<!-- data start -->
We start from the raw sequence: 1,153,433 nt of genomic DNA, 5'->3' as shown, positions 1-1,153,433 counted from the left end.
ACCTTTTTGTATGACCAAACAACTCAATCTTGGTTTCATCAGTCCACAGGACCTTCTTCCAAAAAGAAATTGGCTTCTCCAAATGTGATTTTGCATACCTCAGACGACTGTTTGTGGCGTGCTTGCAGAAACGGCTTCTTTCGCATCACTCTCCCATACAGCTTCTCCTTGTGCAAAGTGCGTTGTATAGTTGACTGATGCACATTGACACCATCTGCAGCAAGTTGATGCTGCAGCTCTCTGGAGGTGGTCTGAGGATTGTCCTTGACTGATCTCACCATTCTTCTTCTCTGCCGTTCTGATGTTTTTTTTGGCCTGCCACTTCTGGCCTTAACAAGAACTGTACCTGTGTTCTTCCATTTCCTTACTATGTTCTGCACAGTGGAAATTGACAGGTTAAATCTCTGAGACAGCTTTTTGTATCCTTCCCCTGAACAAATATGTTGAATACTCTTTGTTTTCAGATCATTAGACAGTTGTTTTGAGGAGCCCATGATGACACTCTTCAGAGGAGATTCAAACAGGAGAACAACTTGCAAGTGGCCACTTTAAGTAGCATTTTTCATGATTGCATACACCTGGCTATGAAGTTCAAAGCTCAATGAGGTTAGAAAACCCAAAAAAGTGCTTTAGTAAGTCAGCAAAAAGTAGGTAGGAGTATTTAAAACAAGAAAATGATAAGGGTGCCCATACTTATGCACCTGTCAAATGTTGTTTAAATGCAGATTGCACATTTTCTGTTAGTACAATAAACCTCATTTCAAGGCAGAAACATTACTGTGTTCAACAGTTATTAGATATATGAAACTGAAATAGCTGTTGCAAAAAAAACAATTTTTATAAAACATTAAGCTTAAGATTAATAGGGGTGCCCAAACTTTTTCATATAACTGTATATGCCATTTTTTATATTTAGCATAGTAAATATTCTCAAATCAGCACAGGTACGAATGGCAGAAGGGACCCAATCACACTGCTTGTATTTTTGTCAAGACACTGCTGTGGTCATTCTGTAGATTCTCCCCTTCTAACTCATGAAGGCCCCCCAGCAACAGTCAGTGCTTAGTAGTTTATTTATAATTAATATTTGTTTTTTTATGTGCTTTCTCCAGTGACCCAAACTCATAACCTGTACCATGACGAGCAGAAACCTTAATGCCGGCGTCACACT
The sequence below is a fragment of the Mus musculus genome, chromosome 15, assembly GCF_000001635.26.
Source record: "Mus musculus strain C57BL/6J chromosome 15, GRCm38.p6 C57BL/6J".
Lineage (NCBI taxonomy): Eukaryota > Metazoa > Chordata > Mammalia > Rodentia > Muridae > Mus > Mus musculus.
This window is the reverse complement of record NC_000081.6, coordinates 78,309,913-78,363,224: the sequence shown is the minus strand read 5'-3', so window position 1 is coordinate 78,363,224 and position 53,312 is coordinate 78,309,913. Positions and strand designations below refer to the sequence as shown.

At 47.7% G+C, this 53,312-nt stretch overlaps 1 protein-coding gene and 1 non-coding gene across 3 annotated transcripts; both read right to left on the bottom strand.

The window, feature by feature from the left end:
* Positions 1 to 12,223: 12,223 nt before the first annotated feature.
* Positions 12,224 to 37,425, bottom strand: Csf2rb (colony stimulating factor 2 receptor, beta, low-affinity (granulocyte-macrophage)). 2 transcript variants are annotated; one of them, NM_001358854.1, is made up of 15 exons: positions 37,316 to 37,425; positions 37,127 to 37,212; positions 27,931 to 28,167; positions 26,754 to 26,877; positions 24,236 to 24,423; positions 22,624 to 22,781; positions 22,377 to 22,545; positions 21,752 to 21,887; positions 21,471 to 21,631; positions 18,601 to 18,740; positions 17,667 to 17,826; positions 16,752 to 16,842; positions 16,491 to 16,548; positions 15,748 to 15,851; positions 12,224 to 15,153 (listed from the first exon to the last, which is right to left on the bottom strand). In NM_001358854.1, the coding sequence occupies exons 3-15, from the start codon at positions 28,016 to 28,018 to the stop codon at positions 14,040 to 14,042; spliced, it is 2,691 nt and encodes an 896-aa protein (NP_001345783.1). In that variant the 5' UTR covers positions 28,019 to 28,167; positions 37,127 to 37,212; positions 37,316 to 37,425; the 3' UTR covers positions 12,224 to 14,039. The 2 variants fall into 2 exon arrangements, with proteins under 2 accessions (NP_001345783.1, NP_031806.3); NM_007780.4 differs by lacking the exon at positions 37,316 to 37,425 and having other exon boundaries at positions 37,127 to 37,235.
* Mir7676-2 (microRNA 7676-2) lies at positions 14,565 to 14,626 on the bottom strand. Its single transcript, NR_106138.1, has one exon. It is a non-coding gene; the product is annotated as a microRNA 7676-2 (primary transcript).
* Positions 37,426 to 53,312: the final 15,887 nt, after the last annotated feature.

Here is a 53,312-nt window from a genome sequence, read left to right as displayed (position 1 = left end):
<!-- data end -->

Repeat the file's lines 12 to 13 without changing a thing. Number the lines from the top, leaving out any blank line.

* Positions 37,426 to 53,312: the final 15,887 nt, after the last annotated feature.

Here is a 53,312-nt window from a genome sequence, read left to right as displayed (position 1 = left end):